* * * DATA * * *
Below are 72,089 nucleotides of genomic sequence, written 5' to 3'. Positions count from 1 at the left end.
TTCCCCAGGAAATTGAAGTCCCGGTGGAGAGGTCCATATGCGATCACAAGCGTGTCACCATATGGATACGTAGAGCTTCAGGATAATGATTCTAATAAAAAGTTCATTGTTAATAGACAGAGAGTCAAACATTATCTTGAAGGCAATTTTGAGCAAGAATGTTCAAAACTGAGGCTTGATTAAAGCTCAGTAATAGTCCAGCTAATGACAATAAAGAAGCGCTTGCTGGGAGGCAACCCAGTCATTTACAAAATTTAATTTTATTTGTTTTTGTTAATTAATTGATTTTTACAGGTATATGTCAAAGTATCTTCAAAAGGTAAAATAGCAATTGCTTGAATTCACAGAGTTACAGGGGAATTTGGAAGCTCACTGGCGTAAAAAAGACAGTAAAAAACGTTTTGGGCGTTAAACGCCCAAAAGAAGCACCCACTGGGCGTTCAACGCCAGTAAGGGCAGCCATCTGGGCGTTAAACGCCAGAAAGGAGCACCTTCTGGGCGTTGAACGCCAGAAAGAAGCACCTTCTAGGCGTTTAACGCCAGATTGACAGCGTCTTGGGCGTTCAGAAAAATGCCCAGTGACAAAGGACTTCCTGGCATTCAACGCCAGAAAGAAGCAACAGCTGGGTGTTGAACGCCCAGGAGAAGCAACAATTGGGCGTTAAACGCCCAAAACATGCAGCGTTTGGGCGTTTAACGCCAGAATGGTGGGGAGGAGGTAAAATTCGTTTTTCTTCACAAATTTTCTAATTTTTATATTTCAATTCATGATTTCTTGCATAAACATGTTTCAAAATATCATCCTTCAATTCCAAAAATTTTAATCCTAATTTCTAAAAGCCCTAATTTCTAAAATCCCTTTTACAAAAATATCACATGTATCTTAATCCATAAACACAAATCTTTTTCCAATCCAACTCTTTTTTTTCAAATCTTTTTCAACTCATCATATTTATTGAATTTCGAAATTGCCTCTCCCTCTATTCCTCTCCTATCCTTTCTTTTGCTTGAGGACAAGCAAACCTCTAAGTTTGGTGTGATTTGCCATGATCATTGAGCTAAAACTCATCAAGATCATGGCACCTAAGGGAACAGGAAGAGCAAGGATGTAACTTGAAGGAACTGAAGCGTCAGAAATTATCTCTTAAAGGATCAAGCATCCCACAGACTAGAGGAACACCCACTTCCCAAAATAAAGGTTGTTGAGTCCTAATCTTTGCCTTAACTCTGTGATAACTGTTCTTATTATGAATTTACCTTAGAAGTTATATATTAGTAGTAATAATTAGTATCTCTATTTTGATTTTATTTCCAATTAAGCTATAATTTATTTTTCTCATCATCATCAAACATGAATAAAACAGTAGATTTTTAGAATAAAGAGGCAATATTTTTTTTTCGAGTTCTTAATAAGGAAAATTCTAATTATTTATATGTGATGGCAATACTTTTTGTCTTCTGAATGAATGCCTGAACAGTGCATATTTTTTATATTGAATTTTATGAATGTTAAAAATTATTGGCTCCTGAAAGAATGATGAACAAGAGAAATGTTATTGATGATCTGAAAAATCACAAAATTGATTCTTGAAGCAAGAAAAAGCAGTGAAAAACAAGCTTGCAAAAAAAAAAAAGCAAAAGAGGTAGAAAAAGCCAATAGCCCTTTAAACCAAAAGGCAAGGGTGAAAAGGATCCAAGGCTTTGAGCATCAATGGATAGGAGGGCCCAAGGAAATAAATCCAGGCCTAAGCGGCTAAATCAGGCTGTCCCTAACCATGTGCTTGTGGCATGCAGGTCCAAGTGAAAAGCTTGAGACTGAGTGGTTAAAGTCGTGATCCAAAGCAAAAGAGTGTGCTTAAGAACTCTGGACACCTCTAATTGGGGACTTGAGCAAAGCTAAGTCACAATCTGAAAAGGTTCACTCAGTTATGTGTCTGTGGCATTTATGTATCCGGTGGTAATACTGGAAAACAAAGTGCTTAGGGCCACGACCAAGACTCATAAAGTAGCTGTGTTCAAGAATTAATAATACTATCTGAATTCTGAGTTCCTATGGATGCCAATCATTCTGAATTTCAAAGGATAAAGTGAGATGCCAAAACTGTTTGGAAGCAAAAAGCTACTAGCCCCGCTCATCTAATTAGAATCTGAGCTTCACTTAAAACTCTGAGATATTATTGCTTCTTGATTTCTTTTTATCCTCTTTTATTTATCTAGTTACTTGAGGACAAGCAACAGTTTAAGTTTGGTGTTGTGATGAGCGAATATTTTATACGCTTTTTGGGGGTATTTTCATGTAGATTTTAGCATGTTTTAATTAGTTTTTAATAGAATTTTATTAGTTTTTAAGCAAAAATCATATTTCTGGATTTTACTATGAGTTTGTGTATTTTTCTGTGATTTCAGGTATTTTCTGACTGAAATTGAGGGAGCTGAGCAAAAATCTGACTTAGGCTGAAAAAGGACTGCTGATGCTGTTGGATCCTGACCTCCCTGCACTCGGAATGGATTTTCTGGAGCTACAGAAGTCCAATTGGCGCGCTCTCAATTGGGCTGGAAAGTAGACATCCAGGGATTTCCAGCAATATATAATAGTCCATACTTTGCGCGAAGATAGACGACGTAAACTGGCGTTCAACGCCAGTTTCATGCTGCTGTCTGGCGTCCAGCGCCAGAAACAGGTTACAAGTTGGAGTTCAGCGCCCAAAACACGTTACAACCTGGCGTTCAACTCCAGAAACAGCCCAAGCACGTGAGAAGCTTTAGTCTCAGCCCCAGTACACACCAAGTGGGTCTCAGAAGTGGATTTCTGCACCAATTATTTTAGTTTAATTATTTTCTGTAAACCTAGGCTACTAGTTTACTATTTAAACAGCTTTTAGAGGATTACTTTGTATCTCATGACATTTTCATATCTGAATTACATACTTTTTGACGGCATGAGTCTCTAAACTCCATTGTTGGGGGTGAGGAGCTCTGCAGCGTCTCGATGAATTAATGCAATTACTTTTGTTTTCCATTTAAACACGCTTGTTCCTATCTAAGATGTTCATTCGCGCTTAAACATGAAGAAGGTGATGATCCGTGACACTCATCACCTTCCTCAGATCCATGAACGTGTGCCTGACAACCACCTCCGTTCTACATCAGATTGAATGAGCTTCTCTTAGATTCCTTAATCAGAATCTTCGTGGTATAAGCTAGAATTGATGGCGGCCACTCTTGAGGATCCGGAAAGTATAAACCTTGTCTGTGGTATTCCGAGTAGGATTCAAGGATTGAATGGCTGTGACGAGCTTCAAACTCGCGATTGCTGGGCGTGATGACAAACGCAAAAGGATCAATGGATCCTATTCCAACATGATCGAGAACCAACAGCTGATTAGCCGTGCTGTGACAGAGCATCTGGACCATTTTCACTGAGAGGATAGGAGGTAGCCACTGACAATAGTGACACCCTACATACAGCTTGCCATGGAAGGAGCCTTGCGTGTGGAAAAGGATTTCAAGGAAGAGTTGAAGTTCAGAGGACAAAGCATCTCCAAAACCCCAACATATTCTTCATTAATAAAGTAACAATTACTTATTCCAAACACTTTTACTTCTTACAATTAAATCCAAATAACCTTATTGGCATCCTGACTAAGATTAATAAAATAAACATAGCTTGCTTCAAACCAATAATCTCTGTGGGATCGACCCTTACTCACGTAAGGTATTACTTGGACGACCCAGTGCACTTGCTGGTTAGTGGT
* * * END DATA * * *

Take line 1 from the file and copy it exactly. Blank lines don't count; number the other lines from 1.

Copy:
Below are 72,089 nucleotides of genomic sequence, written 5' to 3'. Positions count from 1 at the left end.